Relative Afferent Pupillary Defect

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Original article contributed by: Amirhossein Vejdani, MD
All contributors: Amirhossein Vejdani, MD
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Review: Assigned status Up to Date by Amirhossein Vejdani, MD on June 27, 2016.



Background

Relative Afferent Pupillary Defect (RAPD) is a condition in which pupils respond differently to light stimuli shone in one eye at a time due to unilateral or asymmetrical disease of the retina or optic nerve. Swinging flashlight test or Marcus Gunn test is one of the most basic eye exams that neurologists, ophthalmologists, optometrists and primary care doctor perform when visiting most of their patients. The doctor asks her patient to look ahead then shines a penlight first toward one eye, then the other, alternating quickly to observe patient’s pupils’ response to the light. In case if both pupils do not show a similar response to the light stimuli, shone in one eye at a time, the patient will be diagnosed with RAPD or Marcus Gunn pupils. The results of this simple yet very important test help doctors in early diagnosis of many important eye related diseases such as optic neuropathy and multiple sclerosis [1][2].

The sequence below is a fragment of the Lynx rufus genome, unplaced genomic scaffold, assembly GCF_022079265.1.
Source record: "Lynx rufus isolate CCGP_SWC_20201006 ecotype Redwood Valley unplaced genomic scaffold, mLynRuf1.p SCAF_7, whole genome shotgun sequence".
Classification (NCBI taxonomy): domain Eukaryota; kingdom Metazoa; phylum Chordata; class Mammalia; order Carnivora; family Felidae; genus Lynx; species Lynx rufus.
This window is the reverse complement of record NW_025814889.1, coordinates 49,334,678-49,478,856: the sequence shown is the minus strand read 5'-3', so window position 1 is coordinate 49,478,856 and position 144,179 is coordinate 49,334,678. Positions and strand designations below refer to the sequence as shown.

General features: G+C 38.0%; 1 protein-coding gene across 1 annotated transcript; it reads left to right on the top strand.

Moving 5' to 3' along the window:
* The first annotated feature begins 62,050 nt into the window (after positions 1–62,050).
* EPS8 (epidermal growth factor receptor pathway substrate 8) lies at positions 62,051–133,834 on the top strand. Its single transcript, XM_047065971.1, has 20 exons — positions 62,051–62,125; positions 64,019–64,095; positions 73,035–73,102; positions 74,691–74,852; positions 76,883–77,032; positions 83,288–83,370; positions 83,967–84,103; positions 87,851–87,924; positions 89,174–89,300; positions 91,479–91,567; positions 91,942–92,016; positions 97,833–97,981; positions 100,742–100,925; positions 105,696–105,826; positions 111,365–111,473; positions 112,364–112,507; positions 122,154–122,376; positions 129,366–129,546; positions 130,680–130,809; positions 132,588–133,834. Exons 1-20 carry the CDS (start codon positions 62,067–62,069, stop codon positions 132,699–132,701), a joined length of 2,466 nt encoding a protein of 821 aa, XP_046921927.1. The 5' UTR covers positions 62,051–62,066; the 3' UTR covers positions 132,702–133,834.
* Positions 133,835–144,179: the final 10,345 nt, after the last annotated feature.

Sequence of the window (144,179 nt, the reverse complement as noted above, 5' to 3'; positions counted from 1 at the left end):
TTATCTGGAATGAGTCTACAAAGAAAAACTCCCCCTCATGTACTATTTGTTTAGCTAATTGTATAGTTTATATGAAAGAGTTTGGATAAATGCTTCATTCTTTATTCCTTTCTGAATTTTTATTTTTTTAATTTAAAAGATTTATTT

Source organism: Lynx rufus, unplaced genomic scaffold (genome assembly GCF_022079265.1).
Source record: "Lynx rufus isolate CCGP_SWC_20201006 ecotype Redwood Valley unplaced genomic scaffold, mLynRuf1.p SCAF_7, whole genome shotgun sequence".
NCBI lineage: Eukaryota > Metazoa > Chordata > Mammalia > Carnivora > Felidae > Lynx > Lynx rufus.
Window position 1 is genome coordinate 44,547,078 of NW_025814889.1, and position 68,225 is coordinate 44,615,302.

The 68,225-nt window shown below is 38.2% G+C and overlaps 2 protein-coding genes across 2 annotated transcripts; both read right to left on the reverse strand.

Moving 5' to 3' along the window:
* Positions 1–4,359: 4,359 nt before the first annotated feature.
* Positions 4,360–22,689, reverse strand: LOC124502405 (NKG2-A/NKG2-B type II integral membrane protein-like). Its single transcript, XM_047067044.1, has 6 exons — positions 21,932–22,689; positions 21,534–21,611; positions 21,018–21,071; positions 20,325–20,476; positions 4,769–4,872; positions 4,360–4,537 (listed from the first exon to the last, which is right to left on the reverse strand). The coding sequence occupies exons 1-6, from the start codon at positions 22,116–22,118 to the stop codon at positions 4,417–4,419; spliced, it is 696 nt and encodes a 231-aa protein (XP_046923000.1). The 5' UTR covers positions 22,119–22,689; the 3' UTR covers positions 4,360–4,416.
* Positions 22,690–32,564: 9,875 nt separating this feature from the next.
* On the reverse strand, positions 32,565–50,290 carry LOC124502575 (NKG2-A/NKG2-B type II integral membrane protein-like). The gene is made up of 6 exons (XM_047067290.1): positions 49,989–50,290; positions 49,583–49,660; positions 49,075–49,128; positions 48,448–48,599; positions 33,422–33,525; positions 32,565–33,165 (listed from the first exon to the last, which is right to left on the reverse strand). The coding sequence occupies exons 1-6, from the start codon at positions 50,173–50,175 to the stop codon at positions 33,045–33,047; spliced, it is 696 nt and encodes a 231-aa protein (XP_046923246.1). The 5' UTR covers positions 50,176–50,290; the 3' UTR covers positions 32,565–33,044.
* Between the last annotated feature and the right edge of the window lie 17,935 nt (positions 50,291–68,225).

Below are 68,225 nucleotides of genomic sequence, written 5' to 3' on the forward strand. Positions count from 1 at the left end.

Conditions Leading to a RAPD

  • Optic nerve disorders: Unilateral optic neuropathies are common causes of an RAPD. If a condition is bilaterally symmetrical, there will not be an RAPD.
  • Optic neuritis: Even very mild optic neuritis with a minimal loss of vision can lead to a very strong RAPD.
  • Ischemic optic neuropathies: These include arteritic (Giant Cell Arteritis) and non-arteritic causes. Usually there will be a loss of vision or a horizontal cut in the visual field.
  • Glaucoma: While glaucoma normally is a bilateral disease, if one optic nerve has particularly severe damage, an RAPD can be seen.